The basic point in Part 1 is that' man may be the most developed form of life on the continuum of plant-animal-man, but the ontic essence remains identical' (47). Indeed, in his account of the famous biblical idea that man is made in the image of God (tzelem elohim) he explicitly rejects what he takes to be the metaphysical and transcendental Christian reading of the term tzelem. Instead, in a description that surpasses even the strongly scientific elucidation of the term in 1965's The Lonely Man of Faith, Soloveitchik insists that tzelem 'signifies man's awareness of himself as a biological being and the state of being informed of his natural drives' (75-76).

Fascinating take on "Tzelem Elokim." One wonders what the zayde (in this case, R' Chaim *Volozhiner* would have had to say about this. Is there any precedent in earlier Jewish sources for this definition?

The impression one gains that Soloveitchik's naturalism is more pronounced here than in his published writings on Genesis is probably in part down to the anthropological perspective from which he is writing. Thus, in his 1964 essay Confrontation where Soloveitchik takes his favoured typological approach, 'natural man' is derided as a hedonically minded pleasure seeker. The contrasting anthropological perspective of EEM means that 'natural man' is used as a descriptive anthropological category and thus there is no call for any such evaluative judgement. In EEM it is, for Soloveitchik, simply a true description of the nature of man.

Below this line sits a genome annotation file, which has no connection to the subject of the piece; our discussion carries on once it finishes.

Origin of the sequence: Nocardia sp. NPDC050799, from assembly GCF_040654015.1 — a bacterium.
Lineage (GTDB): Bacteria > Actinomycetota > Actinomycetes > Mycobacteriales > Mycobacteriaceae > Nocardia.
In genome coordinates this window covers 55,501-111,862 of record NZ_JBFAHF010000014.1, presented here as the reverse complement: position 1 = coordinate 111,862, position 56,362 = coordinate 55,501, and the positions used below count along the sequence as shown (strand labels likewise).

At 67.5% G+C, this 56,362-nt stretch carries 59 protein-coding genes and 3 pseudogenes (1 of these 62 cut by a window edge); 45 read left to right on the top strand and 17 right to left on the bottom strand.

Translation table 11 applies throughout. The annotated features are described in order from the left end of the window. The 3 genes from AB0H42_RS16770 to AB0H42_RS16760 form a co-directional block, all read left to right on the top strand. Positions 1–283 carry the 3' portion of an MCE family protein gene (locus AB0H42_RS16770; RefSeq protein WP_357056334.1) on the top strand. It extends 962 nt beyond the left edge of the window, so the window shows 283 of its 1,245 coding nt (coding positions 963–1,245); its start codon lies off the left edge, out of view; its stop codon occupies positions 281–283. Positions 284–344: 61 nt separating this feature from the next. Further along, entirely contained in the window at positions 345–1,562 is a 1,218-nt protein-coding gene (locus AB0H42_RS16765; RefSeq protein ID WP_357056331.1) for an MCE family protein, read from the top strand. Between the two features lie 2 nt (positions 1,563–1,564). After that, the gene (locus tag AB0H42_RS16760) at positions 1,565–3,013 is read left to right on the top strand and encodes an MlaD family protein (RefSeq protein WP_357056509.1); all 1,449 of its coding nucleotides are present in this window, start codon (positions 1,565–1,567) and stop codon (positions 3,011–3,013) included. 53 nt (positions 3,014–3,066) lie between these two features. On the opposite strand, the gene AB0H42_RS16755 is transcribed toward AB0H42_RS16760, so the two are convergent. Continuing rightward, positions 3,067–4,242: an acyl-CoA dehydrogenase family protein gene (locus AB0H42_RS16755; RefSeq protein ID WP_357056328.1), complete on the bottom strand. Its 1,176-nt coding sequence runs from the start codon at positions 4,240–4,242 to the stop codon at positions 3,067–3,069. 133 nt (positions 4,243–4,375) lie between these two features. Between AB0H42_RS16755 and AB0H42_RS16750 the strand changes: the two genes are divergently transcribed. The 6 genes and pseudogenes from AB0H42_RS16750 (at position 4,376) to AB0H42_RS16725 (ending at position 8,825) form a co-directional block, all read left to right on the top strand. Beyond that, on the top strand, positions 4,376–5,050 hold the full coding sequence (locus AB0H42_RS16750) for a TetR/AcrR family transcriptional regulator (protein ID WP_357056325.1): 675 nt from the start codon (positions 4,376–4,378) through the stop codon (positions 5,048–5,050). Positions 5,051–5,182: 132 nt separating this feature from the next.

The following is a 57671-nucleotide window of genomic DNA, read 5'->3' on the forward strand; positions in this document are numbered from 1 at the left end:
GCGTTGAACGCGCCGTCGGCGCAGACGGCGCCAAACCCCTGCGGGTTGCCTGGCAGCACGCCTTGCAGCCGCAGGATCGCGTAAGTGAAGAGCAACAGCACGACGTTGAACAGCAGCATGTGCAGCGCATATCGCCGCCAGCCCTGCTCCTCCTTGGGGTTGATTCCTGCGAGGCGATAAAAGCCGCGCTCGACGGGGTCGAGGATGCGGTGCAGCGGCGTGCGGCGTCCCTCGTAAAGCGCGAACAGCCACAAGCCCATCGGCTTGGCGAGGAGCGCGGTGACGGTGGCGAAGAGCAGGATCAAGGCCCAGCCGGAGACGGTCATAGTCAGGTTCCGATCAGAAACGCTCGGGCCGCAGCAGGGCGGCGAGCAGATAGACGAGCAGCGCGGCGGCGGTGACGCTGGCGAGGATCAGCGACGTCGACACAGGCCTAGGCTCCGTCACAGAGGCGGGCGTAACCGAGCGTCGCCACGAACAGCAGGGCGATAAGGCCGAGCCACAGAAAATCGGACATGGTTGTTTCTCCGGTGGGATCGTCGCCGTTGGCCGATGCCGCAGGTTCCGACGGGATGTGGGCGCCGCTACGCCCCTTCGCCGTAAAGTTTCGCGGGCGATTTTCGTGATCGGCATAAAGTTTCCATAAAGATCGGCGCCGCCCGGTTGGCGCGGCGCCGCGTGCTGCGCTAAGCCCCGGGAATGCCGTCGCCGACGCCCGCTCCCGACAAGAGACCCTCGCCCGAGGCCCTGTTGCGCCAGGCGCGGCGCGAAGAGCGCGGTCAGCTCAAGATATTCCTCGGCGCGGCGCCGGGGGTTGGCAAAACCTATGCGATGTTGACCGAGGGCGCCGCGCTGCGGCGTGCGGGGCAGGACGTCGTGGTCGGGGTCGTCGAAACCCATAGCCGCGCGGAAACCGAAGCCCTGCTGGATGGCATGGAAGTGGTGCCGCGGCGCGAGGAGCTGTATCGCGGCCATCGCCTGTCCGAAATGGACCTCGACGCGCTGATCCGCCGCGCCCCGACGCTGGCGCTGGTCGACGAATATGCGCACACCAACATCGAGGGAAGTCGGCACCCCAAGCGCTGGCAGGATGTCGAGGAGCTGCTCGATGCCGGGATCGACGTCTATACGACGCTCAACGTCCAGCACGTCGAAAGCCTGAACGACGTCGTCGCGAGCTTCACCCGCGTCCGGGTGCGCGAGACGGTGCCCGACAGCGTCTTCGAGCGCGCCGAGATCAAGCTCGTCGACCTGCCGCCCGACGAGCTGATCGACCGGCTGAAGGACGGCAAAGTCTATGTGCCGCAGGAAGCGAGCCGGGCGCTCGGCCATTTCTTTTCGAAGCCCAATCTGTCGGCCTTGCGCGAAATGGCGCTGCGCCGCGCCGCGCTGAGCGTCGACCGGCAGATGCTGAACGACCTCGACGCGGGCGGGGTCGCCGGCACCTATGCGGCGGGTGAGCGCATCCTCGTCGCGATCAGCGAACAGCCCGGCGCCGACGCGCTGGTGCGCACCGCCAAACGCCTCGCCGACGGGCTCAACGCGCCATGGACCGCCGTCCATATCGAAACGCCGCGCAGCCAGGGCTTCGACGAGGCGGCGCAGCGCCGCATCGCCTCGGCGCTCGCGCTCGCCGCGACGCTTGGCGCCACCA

With the naturalistic context in place, Part 2 turns to the emergence of ethical man. Firstly, in order to experience the ethical norm, external divine intervention is necessary. Only through the divine command can man transcend his natural biological self and experience the ethical. This is because the ethical imperative has to be 'experienced as both a must and as something that may be resisted or ignored' (81), and this normative pull cannot derive from nature since, as Soloveitchik notes, 'biological motivation is neutral as far as ethical standards are concerned' (87). So, on the one hand Soloveitchik retains a fact/value distinction such that an 'ought' can never arise from an 'is'. He can only conceive of value emerging from a realm beyond the natural and given the religious framework of his thinking, God is naturally the source of value. Yet Soloveitchik insists on retaining his naturalism at the human level, concluding Part 2 by saying that 'the ethical personality is not transcendent. It only reconsiders its own status in a normative light, conceiving the natural law as identical with the moral law' (144). So man remains a biological rather than metaphysical being, but man's unique ethical perspective emerges through his encounter with the divine imperative.